Screw McG. The most alarming visions of five minutes from now are coming from a handful of filmmakers who bring their weird imaginations to film after film. Here's a list of four creators you should be obsessing about. Stuff your Netflix queue with their past movies. Hunt down the obscure shit. Show up for their new releases on opening night. Make their movies take out a restraining order on you.

  • Danny Boyle chose to make Sunshine instead of the sequel to 28 Days Later, because he's not a custodian, he's an innovator. (Although he's hinted lately he may make 28 Years Later.) Boyle has alternated between science fiction movies and "realistic" films with surreal touches. Trainspotting and Shallow Grave are both set in the real world, but a veil of unreality clings to both of them. (Not just the ceiling baby, but Ewan McGregor's unraveling characters in both films.) Zombie movie 28 Days Latermanages the near-impossible: it actually manages to feel post-apocalyptic without killing off its entire cast in the first half hour. But Sunshine is Boyle's greatest achievement. The story of a small crew on a desperate mission tor reignite the sun, it manages to blend the horror thriller with the trippy cosmic film. But both genres have a steel underpinning of hard science and psychological complexity, and everything feels like it's happening for a real reason. Upcoming project: Boyle's next film is Slumdog Millionaire, about an illiterate kid who tries to become a contestant on a Hindi game show.
  • Guillermo Del Toro is best known for the acclaimed Pan's Labyrinth, one of the most powerful — and darkest — explorations of escapism ever filmed. But he also made two of the best genetic-engineering thrillers of all time: Blade II and Mimic. (Mimic was originally supposed to be a 30-minute segment in an "anthology" film featuring a segment from Boyle.) Both films feature monsters created by science. In Mimic, a scientist creates a super-insect to destroy cockroaches that are carrying disease. But the super-insect evolves into a giant monster that can assume human form. And in Blade, vampires hack their own genome to create near-invincible creatures. Upcoming projects: Del Toro is filming Hellboy 2. He's also working on 3993, a ghost story about the aftermath of the Spanish Civil War, and At The Mountains Of Madness, an HP Lovecraft adaptation set in Antarctica.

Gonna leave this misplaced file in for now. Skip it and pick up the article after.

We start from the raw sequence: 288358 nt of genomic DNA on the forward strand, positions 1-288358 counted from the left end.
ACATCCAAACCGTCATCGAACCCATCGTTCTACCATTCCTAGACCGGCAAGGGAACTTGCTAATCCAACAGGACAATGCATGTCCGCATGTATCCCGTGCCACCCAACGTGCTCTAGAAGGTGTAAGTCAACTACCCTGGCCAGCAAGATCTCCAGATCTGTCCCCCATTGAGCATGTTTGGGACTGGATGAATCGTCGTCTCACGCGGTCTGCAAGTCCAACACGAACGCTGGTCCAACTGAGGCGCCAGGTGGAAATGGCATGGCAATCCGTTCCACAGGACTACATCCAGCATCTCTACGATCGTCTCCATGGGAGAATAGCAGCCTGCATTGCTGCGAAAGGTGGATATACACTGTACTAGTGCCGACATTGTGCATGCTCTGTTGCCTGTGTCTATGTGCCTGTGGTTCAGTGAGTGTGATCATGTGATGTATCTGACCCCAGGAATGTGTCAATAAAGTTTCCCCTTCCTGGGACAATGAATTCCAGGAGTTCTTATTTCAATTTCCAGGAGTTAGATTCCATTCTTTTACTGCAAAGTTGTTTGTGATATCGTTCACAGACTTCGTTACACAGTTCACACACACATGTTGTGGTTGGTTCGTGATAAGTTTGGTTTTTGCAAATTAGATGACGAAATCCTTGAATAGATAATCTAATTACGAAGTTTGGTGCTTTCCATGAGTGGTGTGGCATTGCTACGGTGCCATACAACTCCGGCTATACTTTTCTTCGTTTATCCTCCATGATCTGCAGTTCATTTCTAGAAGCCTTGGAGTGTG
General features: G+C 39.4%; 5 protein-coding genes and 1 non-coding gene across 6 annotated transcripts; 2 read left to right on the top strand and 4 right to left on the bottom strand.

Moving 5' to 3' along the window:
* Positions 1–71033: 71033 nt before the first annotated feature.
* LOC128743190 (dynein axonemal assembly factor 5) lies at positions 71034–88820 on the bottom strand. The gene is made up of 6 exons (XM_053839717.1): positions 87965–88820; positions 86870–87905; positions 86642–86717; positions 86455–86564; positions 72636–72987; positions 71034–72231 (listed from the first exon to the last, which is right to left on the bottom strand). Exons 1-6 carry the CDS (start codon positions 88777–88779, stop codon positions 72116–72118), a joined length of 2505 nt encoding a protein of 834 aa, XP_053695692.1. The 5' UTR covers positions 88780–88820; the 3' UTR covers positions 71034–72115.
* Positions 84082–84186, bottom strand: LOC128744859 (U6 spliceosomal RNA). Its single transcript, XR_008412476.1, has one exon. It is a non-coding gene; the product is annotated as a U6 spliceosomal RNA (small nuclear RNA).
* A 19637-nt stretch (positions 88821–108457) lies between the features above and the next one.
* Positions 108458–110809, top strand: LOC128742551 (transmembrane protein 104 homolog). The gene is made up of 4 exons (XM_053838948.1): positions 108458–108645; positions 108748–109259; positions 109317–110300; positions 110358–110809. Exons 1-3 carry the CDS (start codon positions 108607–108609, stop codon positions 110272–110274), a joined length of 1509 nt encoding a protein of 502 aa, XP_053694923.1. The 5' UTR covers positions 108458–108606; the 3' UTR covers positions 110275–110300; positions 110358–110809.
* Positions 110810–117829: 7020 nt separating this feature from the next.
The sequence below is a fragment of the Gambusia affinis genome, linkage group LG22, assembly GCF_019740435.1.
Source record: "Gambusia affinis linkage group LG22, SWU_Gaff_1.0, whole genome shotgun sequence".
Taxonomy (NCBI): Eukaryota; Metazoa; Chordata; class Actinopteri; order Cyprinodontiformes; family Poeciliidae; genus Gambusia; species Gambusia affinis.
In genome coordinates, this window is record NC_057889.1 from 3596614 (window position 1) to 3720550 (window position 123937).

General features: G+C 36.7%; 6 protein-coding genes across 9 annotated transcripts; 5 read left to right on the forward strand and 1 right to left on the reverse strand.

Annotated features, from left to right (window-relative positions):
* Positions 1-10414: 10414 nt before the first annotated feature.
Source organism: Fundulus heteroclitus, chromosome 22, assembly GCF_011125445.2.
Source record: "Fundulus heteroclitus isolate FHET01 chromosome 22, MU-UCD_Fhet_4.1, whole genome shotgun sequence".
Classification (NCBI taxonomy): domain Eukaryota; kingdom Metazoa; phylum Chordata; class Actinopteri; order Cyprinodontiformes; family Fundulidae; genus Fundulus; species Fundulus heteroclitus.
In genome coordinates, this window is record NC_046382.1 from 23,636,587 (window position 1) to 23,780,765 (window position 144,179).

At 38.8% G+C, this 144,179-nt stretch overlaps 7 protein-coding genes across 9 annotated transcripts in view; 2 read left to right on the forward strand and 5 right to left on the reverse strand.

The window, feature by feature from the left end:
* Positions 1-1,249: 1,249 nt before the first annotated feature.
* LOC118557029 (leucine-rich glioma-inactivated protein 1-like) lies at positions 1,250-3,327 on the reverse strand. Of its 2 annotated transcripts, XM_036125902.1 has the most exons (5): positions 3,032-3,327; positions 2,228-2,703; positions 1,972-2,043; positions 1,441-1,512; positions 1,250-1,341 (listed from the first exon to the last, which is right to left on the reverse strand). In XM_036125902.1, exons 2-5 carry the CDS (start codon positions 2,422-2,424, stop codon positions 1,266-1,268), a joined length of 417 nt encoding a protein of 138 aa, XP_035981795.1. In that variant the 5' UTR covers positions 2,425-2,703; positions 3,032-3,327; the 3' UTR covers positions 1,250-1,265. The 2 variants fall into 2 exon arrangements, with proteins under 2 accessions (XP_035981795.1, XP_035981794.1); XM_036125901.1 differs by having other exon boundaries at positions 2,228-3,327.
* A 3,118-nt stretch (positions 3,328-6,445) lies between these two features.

• Charlie Kaufman has only been a writer up to now. But he's managed to create a more consistent vision in his films than most directors. Films like Eternal Sunshine of the Spotless Mind and Being John Malkovitch have a shared set of surreal concerns: characters journey into someone's head and discover, to your horror, that identity is always a first draft. Kaufman's characters are always revising their personal narratives and confronting different versions of themselves, like Kaufman and his twin in Adaptation. It's also worth hunting down the little-known Human Nature (directed by Eternal Sunshine's Michel Gondry) in which a mad scientist tries to train a mouse to use a salad fork. Upcoming project: Kaufman's directing his first film, Synecdoche, New York, due out next year. (It's about a director (Philip Seymour Hoffman) and his cast, creating ever-stranger New York stories inside a theater which is a scale model of New York.)
  • Kathryn Bigelow. Her best-known science fiction film is 1995's Strange Days, about a former cop who sells bootlegs of people's memories on data discs. And then one of those discs turns out to contain someone's memories of murdering a prostitute. But Bigelow's CV is full of claustrophobic thrillers with weird touches, from 1987's vampire romp Near Dark and 1990's cop drama Point Blank to 2002's K19: The Widowmaker. As with Boyle, even her real-world stories are so unnerving they feel like alternate reality. Upcoming project: Her next film is an Iraq war drama, The Hurt Locker.